Closing the Disability Divide with Tech

This summer will mark the 34th anniversary of the Americans with Disabilities Act, landmark civil rights legislation that provides protections for people with disabilities. Technology is playing a significant role in empowering people with disabilities and continuing to close the disability divide. Advances in AI are now contributing to this progress.

This week’s annual Microsoft Ability Summit, which includes leaders from the private sector, the disability community, and government, is looking at how AI can have a positive impact for people with disabilities. For an overview of the event, see this blog, “Ability Summit 2024: Advancing accessibility with AI technology and innovation.” You can also learn more in this Forbes interview with Jenny Lay-Flurrie, Microsoft’s Chief Accessibility Officer.

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This Week in Washington 

  • Venture Beat: In a brief mention in his State of the Union address, President Biden called on Congress to pass online privacy legislation to protect children and to ban the use of AI technology to impersonate voices, while at the same time arguing that America must “harness the promise of AI.”
  • Axios and Wall Street Journal: A fast-moving bill that would force TikTok’s Chinese parent company ByteDance to divest its ownership of the video sharing app passed out of the House Energy and Commerce Committee with a bi-partisan 50-0 vote. The unanimous, bipartisan committee vote came despite TikTok turning app users into instant advocates, reportedly driving thousands of phone calls in a single day to Congressional offices. House Republican leaders plan to schedule a floor vote next week, and despite opposition from groups including the American Civil Liberties Union (ACLU) which claims it violates the First Amendment, President Biden would likely sign it into law.
  • Nextgov/FCW: Senator Todd Young (R-IN), a member of the bipartisan AI working group, announced that major Senate committees focused on AI will likely begin marking up legislation related to the technology in the upcoming months.
  • Nextgov/FCW: Senators Mark Warner (D-VA) and Marsha Blackburn (R-TN) introduced the Promoting United States Leadership in Standards Act of 2024, which aims to ensure the U.S. will lead the development of global standards of critical and emerging technologies.
  • Broadband Breakfast: In a joint letter to the Federal Communications Commission (FCC), a group of broadband advocacy organizations urged the agency to exclude smaller and rural broadband providers from their new digital discrimination rules, believing it would place an undue burden on rural providers.
  • CyberScoop: In the lead-up to Super Tuesday, Cybersecurity and Infrastructure Security Agency (CISA) officials announced that they have not seen any serious attempts to meddle with the election and emphasized that they have not contacted social media companies regarding disinformation.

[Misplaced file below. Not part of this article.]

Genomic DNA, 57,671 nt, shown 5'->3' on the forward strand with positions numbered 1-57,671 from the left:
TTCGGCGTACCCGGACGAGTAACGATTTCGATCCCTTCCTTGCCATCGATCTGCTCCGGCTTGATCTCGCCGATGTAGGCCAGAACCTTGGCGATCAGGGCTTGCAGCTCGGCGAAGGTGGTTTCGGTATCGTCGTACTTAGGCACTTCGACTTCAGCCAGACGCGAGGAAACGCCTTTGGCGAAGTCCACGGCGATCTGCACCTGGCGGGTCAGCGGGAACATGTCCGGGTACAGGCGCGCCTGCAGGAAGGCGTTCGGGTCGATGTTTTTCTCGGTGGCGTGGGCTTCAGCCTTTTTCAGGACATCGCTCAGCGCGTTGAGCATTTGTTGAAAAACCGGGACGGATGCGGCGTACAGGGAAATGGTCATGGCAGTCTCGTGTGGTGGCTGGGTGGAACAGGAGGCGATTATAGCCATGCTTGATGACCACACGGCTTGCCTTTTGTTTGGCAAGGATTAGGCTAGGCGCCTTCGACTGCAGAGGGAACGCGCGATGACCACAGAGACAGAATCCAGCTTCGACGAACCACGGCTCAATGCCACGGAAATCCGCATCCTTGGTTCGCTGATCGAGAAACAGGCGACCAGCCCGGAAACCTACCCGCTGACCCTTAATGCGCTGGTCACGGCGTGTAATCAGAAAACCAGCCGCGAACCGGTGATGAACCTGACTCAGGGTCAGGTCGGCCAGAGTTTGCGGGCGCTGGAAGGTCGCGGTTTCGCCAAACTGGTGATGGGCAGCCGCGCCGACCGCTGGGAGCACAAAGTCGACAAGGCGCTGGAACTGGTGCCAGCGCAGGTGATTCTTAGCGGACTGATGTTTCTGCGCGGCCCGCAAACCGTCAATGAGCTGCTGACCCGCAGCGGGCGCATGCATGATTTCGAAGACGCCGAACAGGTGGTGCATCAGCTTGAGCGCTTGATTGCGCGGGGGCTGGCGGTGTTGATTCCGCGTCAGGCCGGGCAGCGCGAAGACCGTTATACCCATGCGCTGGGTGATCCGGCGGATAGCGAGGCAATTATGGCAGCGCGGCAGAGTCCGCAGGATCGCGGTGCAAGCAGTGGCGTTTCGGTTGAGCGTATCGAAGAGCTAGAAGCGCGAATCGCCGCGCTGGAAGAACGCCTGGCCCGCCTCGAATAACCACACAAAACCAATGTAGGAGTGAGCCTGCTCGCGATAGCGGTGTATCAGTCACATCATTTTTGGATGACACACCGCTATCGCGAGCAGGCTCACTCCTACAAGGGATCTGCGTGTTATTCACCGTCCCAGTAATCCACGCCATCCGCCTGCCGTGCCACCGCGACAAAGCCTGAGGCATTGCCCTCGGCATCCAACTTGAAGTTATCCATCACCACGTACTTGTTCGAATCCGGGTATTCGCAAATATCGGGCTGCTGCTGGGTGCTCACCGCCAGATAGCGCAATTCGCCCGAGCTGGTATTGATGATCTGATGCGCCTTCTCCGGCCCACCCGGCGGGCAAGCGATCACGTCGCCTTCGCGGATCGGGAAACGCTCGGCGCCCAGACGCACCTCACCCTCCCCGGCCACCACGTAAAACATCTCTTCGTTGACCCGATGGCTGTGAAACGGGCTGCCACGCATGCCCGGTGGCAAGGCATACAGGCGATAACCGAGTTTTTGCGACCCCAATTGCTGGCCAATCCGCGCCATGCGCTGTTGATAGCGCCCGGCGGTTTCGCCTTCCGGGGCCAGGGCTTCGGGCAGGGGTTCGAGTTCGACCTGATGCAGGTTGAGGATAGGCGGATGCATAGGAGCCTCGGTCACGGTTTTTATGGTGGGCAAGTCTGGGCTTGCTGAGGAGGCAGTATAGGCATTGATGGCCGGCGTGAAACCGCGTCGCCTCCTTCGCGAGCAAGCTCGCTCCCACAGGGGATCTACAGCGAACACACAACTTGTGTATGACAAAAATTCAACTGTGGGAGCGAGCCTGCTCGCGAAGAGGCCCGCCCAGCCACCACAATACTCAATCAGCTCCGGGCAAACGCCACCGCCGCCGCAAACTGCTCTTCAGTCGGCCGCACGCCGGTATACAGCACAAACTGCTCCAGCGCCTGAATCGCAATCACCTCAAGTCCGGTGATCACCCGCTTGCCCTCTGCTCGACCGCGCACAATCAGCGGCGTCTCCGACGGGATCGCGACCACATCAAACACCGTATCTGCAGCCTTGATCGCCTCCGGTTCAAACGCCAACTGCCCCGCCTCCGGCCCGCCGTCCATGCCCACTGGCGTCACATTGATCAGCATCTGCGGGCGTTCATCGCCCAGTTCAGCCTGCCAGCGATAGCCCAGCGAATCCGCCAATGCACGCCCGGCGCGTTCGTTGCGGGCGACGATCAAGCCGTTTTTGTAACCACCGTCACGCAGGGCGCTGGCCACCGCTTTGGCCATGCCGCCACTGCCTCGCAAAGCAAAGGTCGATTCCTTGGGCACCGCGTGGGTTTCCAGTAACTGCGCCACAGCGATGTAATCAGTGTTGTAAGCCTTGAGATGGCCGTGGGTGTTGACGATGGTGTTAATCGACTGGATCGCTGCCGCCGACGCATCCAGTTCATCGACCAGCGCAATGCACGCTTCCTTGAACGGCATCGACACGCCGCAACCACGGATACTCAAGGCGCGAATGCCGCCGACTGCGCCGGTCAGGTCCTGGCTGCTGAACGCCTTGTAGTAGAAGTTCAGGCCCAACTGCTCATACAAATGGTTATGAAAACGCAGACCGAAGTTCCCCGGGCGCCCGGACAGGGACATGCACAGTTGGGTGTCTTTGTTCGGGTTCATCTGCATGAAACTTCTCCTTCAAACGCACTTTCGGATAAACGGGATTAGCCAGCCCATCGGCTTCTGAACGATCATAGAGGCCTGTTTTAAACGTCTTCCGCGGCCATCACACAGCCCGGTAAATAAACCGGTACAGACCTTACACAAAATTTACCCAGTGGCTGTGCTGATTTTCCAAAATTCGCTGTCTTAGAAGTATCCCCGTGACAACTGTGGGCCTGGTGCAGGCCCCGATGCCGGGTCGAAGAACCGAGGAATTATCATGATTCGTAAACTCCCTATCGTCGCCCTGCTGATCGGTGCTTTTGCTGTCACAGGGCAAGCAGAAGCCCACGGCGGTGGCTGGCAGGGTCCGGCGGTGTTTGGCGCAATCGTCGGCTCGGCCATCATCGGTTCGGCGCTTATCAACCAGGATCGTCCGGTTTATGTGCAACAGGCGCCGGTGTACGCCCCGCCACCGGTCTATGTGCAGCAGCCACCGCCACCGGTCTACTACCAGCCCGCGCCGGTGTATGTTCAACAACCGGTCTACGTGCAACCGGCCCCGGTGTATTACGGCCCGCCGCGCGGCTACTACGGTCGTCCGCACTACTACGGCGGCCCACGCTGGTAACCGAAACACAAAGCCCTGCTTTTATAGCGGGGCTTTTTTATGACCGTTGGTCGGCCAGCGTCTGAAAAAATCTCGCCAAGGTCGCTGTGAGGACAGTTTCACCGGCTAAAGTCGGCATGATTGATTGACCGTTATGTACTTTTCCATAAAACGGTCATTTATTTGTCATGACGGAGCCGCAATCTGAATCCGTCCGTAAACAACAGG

• Axios: CISA recently held a summit to provide hands-on support to open source software developers and unveiled new initiatives for them to help secure their projects.

Article Summary

  • The New York Times: Florida Governor Ron DeSantis vetoed a sweeping social media bill that would have prevented residents under the age of 16 from opening accounts on social media platforms, even if they had parental consent. The state Legislature is expected to introduce a “different, superior bill” that recognizes parents’ rights.
  • The Washington Post: Mothers Against Media Addiction (MAMA) launched a grassroots initiative to combat rising addiction to social media and other digital tools among kids. The group has become a force in the growing debate over children’s online safety and even received financial backing from the Center for Humane Technology (CHT). 
  • Spectrum News 1: Kentucky Governor Andy Beshear announced that the state is committing $10.2 million to connect 3,500 homes and businesses to high-speed internet, with 2,300 of those being in Henderson County and 1,200 in Daviess County, adding 652 miles of connectivity.
  • Nextgov/FCW: As states face a backlog of food stamp requests, they may be turning to AI and automation to help tackle these issues. To get approval for these programs, they must showcase that they are mitigating bias and explain how the advancing technology will affect program access, staff duties, security systems, equitable program administration, and privacy.

Featured Podcast


  • Pivotal with Hayete Gallot
    What if every student had access to a personal tutor who could help them learn based on customized areas of improvement or subjects of interest? This was the ambitious goal of the United Arab Emirates’ Ministry of Education. To turn this into reality, they connected with Quddus Pativada, the 20-year-old founder of AI learning firm ASI. Pativada had already developed and tested an AI tutor with the potential to transform how students learn, and was looking for a customer to implement his solution. Rather than trying to block the use of AI in their education system, the UAE is embracing it. Working with ASI and Microsoft, the Ministry is rolling out the AI tutor for all students across the country, providing one-on-one tutoring as a means to modernize and improve learning at all levels. In this episode, we hear from both Quddus and Raghad Aljughaiman, Strategic and Future Planning Advisor at the UAE Ministry of Education, about their ambitious journey toward personalized, AI-assisted learning at scale. (How the UAE is closing the education gap with AI tutors – March 5, 2024)